Writing it down is good, doing it is better

Categories hack, productivity, Working smart

Either you run the day or the day runs you.

Jim Rohn

I always try to sell the “write down everything that you need to do” mantra to everybody.

It’s not just because it works for me, it’s because it works for everybody I ever worked with, everybody I asked and just about every productivity book I ever read mentioned it.

The mantra is very simple:

  • I use a piece of paper (usually a page in my notebook – paper notebook smart-ass) to create a list of things TODO
  • If I get a new task, I write it down
  • If during my work I realize that there is something else that I must do to accomplish the task, I write it down
  • If during my work I think about something that must be done later on and hope that I don’t forget, I write it down
  • When I do it, I scratch it off the list as being – you guessed it – DONE

You might be thinking “this douche is trying to sell us the TODO list crap” – and you’re right, that’s what I’m doing.

You would be amazed at the number of people who are actually trying to remember (with their actual meaty mushy forgetful minds ) the things that they need to do during an entire day – even an entire week, so the list thing… well, let’s say that it needs a good refresh from time to time.

You would also be amazed at how much a piece of paper and a pen used – religiously – as a TODO list and actually followed on a daily basis could increase your productivity. You should try it. Screw Outlook reminders and other RememberTheMilk simulacrum – try using a real piece of paper and a pen, and really scratch the hell out of a task when you’re done. You’ll feel a lot better.

Although this seems to be the direct that this post is heading, it’s not about using TODO lists, nor even about prioritizing them (although it would be a good subject) – it’s more about knowing when not to use them.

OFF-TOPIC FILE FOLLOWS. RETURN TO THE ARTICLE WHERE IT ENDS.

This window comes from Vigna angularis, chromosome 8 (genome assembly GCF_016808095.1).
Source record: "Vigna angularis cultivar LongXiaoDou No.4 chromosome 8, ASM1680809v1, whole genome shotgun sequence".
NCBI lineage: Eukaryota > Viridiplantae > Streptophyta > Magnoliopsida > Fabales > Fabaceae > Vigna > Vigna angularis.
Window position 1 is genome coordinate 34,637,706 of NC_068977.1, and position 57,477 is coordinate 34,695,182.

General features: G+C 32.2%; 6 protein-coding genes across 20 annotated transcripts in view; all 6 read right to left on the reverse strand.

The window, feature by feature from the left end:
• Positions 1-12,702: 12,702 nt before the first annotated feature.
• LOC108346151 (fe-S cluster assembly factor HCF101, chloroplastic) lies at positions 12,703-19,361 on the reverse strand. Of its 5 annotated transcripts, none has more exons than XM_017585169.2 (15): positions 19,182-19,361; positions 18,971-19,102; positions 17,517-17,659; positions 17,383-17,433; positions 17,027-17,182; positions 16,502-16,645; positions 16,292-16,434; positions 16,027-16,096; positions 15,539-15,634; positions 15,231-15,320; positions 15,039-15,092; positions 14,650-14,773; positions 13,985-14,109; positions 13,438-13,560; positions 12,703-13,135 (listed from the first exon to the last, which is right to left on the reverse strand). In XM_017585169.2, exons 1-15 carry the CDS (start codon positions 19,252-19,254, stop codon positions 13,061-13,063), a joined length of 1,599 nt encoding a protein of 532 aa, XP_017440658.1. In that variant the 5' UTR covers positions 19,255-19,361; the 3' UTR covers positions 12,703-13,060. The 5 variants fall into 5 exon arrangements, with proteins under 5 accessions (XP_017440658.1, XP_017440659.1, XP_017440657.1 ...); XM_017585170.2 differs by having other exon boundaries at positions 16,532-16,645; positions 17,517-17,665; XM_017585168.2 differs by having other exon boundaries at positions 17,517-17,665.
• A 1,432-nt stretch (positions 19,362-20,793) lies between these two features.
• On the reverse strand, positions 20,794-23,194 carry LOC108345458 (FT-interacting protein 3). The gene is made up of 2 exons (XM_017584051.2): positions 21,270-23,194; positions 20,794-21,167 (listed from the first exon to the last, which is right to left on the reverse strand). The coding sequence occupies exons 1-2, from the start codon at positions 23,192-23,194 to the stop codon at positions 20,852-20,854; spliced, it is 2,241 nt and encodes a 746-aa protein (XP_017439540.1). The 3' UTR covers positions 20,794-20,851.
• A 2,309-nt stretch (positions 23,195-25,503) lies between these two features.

Let’s say that you’ve been using TODO lists for a while now. It’s really working for you. You’re burning two A4 sheets a day with your tasks, passing the unfinished tasks on a new list each morning. Handling it, feeling the DONE thrill every time you scratch something off.

Then you start to notice something. Some really simple, really small tasks seem to remain on your list for more than one day, maybe two, maybe even a week. And when you finally get to them you realize that those tasks were under 10 minute tasks. Some of them were even important, or could have brought a benefit, or even a favor. So this is what this post is about.

It happened to me awhile ago (a couple of years to be exact – and yes, this is a revived draft, I tend to do this often lately) so I made this little habit of asking a few questions before writing it down:

Will it take more than 5 minutes?

If it will take more than 5 minutes – write it down. If it’s faster than that just do it – and save Mother Earth.

Are you doing something so important that if you deviate for 5 minutes it will be context switching?

If it will throw you off, write it down and do it later.

Can you do it in the middle of the current task, as a short mental break?

From time to time I need to clear my head of whatever nasty thing I’m working on and I found that (besides taking a walk around the office building) handling a short unrelated task clears my mind.

Can you delegate it?

If it can be delegated – write it down – and email it. Maybe have a quick chat about it.

Do you really need to do it? 

Think about this: maybe you don’t really have to do it. Is it really necessary?

I hope this helps you as much as it helps me.

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